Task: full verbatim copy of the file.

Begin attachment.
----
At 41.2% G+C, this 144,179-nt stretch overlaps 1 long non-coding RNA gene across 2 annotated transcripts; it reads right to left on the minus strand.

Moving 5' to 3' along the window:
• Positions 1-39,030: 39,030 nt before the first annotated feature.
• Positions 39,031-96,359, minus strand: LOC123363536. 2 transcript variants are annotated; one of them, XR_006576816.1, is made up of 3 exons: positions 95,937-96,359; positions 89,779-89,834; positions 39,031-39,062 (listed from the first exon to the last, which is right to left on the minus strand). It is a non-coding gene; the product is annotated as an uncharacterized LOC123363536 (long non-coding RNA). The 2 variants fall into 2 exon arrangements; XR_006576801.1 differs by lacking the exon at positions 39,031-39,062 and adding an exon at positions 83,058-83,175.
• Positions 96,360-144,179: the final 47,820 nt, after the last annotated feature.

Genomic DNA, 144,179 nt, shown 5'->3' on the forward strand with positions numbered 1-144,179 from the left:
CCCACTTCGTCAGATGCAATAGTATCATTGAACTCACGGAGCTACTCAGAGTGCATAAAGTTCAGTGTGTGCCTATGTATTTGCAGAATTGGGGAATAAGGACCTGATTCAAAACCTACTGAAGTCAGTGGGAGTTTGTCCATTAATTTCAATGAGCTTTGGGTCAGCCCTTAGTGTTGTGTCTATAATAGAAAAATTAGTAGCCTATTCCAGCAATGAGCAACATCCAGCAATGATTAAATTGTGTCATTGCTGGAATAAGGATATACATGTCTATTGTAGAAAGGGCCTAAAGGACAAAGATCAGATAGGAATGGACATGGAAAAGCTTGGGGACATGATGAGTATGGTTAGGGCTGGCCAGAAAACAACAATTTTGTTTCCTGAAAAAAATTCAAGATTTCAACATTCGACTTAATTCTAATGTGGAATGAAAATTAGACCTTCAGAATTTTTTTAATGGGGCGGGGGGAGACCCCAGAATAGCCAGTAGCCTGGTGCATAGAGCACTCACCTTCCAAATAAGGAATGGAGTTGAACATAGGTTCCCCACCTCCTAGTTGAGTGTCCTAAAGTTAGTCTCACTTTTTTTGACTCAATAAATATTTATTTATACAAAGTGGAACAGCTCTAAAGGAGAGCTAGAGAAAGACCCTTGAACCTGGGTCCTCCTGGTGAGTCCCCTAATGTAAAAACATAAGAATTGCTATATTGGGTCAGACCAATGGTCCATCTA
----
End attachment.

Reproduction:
At 41.2% G+C, this 144,179-nt stretch overlaps 1 long non-coding RNA gene across 2 annotated transcripts; it reads right to left on the minus strand.

Moving 5' to 3' along the window:
• Positions 1-39,030: 39,030 nt before the first annotated feature.
• Positions 39,031-96,359, minus strand: LOC123363536. 2 transcript variants are annotated; one of them, XR_006576816.1, is made up of 3 exons: positions 95,937-96,359; positions 89,779-89,834; positions 39,031-39,062 (listed from the first exon to the last, which is right to left on the minus strand). It is a non-coding gene; the product is annotated as an uncharacterized LOC123363536 (long non-coding RNA). The 2 variants fall into 2 exon arrangements; XR_006576801.1 differs by lacking the exon at positions 39,031-39,062 and adding an exon at positions 83,058-83,175.
• Positions 96,360-144,179: the final 47,820 nt, after the last annotated feature.

Genomic DNA, 144,179 nt, shown 5'->3' on the forward strand with positions numbered 1-144,179 from the left:
CCCACTTCGTCAGATGCAATAGTATCATTGAACTCACGGAGCTACTCAGAGTGCATAAAGTTCAGTGTGTGCCTATGTATTTGCAGAATTGGGGAATAAGGACCTGATTCAAAACCTACTGAAGTCAGTGGGAGTTTGTCCATTAATTTCAATGAGCTTTGGGTCAGCCCTTAGTGTTGTGTCTATAATAGAAAAATTAGTAGCCTATTCCAGCAATGAGCAACATCCAGCAATGATTAAATTGTGTCATTGCTGGAATAAGGATATACATGTCTATTGTAGAAAGGGCCTAAAGGACAAAGATCAGATAGGAATGGACATGGAAAAGCTTGGGGACATGATGAGTATGGTTAGGGCTGGCCAGAAAACAACAATTTTGTTTCCTGAAAAAAATTCAAGATTTCAACATTCGACTTAATTCTAATGTGGAATGAAAATTAGACCTTCAGAATTTTTTTAATGGGGCGGGGGGAGACCCCAGAATAGCCAGTAGCCTGGTGCATAGAGCACTCACCTTCCAAATAAGGAATGGAGTTGAACATAGGTTCCCCACCTCCTAGTTGAGTGTCCTAAAGTTAGTCTCACTTTTTTTGACTCAATAAATATTTATTTATACAAAGTGGAACAGCTCTAAAGGAGAGCTAGAGAAAGACCCTTGAACCTGGGTCCTCCTGGTGAGTCCCCTAATGTAAAAACATAAGAATTGCTATATTGGGTCAGACCAATGGTCCATCTA